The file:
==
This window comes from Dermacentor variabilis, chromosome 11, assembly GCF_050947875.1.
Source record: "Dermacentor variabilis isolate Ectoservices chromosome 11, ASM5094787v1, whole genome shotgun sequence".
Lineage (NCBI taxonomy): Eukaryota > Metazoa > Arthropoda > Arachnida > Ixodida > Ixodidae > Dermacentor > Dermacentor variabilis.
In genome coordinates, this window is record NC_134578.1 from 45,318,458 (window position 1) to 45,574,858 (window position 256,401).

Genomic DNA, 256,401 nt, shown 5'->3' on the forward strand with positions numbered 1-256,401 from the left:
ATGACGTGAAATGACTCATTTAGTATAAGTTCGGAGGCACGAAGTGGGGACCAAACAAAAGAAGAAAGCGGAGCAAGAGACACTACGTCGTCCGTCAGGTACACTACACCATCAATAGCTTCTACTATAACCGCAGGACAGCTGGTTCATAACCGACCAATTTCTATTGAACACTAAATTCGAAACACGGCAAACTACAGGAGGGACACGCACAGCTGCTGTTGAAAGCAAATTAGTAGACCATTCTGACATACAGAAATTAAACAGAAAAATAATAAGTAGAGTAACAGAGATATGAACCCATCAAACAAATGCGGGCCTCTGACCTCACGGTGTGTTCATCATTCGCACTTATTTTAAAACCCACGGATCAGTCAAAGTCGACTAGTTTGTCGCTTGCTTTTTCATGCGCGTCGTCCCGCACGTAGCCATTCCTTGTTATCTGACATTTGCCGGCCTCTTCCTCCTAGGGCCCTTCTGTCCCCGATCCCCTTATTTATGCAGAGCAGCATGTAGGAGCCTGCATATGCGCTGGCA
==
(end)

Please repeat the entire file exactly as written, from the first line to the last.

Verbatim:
This window comes from Dermacentor variabilis, chromosome 11, assembly GCF_050947875.1.
Source record: "Dermacentor variabilis isolate Ectoservices chromosome 11, ASM5094787v1, whole genome shotgun sequence".
Lineage (NCBI taxonomy): Eukaryota > Metazoa > Arthropoda > Arachnida > Ixodida > Ixodidae > Dermacentor > Dermacentor variabilis.
In genome coordinates, this window is record NC_134578.1 from 45,318,458 (window position 1) to 45,574,858 (window position 256,401).

Genomic DNA, 256,401 nt, shown 5'->3' on the forward strand with positions numbered 1-256,401 from the left:
ATGACGTGAAATGACTCATTTAGTATAAGTTCGGAGGCACGAAGTGGGGACCAAACAAAAGAAGAAAGCGGAGCAAGAGACACTACGTCGTCCGTCAGGTACACTACACCATCAATAGCTTCTACTATAACCGCAGGACAGCTGGTTCATAACCGACCAATTTCTATTGAACACTAAATTCGAAACACGGCAAACTACAGGAGGGACACGCACAGCTGCTGTTGAAAGCAAATTAGTAGACCATTCTGACATACAGAAATTAAACAGAAAAATAATAAGTAGAGTAACAGAGATATGAACCCATCAAACAAATGCGGGCCTCTGACCTCACGGTGTGTTCATCATTCGCACTTATTTTAAAACCCACGGATCAGTCAAAGTCGACTAGTTTGTCGCTTGCTTTTTCATGCGCGTCGTCCCGCACGTAGCCATTCCTTGTTATCTGACATTTGCCGGCCTCTTCCTCCTAGGGCCCTTCTGTCCCCGATCCCCTTATTTATGCAGAGCAGCATGTAGGAGCCTGCATATGCGCTGGCA